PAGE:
In 1942, at twenty years old, Burdell was living in San Diego, California and working for Consolidated Air Craft when he registered for the draft on February 15. He listed his mother, Mrs. Esther Seeley of Halsey, Nebraska as the “person who will always know your address.” He listed his height at 5 feet 11 1/2 inches, weight at 167 pounds, and with brown hair, brown eyes, and a ruddy complexion.

Although I cannot find an enlistment record for Burdell in the National Archives under the Serial Number recorded for him in his 384th Bomb Group website’s personnel record (39270874), according to his U.S. Department of Veterans Affairs BIRLS Death File, he enlisted in the Army on December 22, 1942.

Of course, at the time, the Air Force was part of the Army, so he either signed up for the Army Air Forces or he was designated so because of his aviation employment at Consolidated Air Craft. [Even without finding an actual enlistment record, I believe the December 22 date to be accurate because Burdell’s Social Security Number as indicated on the BIRLS file matches the SSN for him in the Social Security Death Index (both records found on Ancestry.com).]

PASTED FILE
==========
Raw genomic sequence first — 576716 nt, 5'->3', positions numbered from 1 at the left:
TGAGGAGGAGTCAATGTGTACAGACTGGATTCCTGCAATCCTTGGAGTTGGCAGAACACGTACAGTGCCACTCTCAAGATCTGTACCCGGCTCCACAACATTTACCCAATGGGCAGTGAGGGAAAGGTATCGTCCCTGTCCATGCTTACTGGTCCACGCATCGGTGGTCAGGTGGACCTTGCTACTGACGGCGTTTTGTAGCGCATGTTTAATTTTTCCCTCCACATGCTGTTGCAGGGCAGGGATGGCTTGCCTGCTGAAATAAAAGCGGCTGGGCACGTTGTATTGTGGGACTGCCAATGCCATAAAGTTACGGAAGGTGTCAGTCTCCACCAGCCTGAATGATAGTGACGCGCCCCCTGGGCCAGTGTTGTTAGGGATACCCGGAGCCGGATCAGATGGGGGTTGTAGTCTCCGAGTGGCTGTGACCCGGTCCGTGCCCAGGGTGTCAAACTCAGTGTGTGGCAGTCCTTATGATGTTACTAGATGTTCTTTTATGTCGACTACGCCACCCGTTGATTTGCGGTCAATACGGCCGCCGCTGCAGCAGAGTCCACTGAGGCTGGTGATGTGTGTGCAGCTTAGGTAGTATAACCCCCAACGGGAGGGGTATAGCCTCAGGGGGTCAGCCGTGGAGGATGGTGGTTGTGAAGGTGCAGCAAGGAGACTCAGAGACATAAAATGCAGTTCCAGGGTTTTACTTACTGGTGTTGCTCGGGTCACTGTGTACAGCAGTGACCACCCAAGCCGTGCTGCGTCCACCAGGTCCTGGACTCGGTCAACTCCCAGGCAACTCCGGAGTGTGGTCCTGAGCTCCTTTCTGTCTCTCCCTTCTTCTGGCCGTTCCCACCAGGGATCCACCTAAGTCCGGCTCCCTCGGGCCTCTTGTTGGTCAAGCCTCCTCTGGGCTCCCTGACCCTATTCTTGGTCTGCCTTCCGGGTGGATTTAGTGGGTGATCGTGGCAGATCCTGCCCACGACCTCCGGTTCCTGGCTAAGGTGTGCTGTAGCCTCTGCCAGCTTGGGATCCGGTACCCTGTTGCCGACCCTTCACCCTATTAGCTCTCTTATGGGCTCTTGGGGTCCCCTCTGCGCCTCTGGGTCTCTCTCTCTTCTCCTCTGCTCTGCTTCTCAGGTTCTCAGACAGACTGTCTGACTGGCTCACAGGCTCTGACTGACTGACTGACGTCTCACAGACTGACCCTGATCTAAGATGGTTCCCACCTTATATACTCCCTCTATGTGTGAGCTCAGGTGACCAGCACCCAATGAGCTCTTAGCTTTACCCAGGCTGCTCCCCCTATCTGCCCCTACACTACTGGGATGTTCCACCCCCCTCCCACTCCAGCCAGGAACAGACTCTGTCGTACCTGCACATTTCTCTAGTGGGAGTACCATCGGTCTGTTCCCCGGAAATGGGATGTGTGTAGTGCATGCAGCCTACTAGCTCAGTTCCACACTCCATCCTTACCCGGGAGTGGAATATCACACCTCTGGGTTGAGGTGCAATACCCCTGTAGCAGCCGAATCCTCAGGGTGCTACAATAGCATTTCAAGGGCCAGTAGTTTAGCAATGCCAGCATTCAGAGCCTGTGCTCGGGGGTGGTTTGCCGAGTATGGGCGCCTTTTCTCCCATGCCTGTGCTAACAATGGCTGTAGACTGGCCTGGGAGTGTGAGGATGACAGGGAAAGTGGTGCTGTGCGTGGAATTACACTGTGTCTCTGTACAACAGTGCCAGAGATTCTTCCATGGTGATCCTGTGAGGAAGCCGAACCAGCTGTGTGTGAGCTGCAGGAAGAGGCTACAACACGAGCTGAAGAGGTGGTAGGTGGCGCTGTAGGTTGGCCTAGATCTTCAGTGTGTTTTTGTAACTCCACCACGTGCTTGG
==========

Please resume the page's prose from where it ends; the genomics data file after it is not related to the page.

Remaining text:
Burdell’s two brothers also served in WWII. Older brother Donald Ferris Seeley (1920 – 1974) served in the Navy aboard the ammunition ship USS Rainier, and younger brother Harold Floyd Seeley served in the Army in a clerical position.

Clarence B. Seeley, Engineer/Top Turret Gunner, Buslee Crew

At the completion of his military training in the states, Clarence Burdell Seeley became the Engineer/Top Turret Gunner with the John Oliver (Jay) Buslee crew.  After final crew training in Ardmore, Oklahoma, the Buslee crew was assigned to the 384th Bomb Group based in Grafton Underwood, England on AAF Station 106 Special Orders #144 dated July 22, 1944. The crew flew heavy bomber missions in B-17s over Germany.  The ten-man crew included:

  • Pilot – John Oliver Buslee
  • Co-Pilot – David Franklin Albrecht
  • Navigator – Chester A. Rybarczyk
  • Bombardier – Marvin B. Fryden
  • Radio Operator/Gunner – Sebastiano Joseph Peluso
  • Engineer/Top Turret Gunner – Clarence B. Seeley
  • Ball Turret Gunner – Erwin V. Foster
  • Tail Gunner – Eugene D. Lucynski
  • Waist Gunner/Flexible Gunner – Lenard Leroy Bryant
  • Waist Gunner/Flexible Gunner – George Edwin Farrar